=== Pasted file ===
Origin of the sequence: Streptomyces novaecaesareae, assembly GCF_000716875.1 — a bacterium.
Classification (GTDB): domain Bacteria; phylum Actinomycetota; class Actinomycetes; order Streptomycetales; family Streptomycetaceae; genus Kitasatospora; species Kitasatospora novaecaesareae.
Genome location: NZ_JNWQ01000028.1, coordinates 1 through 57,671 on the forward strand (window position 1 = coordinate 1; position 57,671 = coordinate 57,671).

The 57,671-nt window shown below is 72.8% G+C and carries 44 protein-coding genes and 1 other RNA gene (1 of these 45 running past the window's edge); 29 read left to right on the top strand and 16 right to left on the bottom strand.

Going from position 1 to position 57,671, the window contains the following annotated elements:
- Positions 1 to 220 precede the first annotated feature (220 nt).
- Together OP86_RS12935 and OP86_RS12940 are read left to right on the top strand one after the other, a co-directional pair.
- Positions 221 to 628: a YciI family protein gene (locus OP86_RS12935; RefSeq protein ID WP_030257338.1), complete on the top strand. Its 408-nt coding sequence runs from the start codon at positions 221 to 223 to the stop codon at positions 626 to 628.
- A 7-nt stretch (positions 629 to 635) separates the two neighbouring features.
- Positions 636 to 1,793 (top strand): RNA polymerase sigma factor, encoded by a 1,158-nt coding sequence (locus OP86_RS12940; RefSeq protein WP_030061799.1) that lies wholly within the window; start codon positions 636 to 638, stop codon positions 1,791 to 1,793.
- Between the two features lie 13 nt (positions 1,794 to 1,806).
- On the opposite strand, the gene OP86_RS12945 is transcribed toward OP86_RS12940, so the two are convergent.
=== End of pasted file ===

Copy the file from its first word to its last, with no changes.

Origin of the sequence: Streptomyces novaecaesareae, assembly GCF_000716875.1 — a bacterium.
Classification (GTDB): domain Bacteria; phylum Actinomycetota; class Actinomycetes; order Streptomycetales; family Streptomycetaceae; genus Kitasatospora; species Kitasatospora novaecaesareae.
Genome location: NZ_JNWQ01000028.1, coordinates 1 through 57,671 on the forward strand (window position 1 = coordinate 1; position 57,671 = coordinate 57,671).

The 57,671-nt window shown below is 72.8% G+C and carries 44 protein-coding genes and 1 other RNA gene (1 of these 45 running past the window's edge); 29 read left to right on the top strand and 16 right to left on the bottom strand.

Going from position 1 to position 57,671, the window contains the following annotated elements:
- Positions 1 to 220 precede the first annotated feature (220 nt).
- Together OP86_RS12935 and OP86_RS12940 are read left to right on the top strand one after the other, a co-directional pair.
- Positions 221 to 628: a YciI family protein gene (locus OP86_RS12935; RefSeq protein ID WP_030257338.1), complete on the top strand. Its 408-nt coding sequence runs from the start codon at positions 221 to 223 to the stop codon at positions 626 to 628.
- A 7-nt stretch (positions 629 to 635) separates the two neighbouring features.
- Positions 636 to 1,793 (top strand): RNA polymerase sigma factor, encoded by a 1,158-nt coding sequence (locus OP86_RS12940; RefSeq protein WP_030061799.1) that lies wholly within the window; start codon positions 636 to 638, stop codon positions 1,791 to 1,793.
- Between the two features lie 13 nt (positions 1,794 to 1,806).
- On the opposite strand, the gene OP86_RS12945 is transcribed toward OP86_RS12940, so the two are convergent.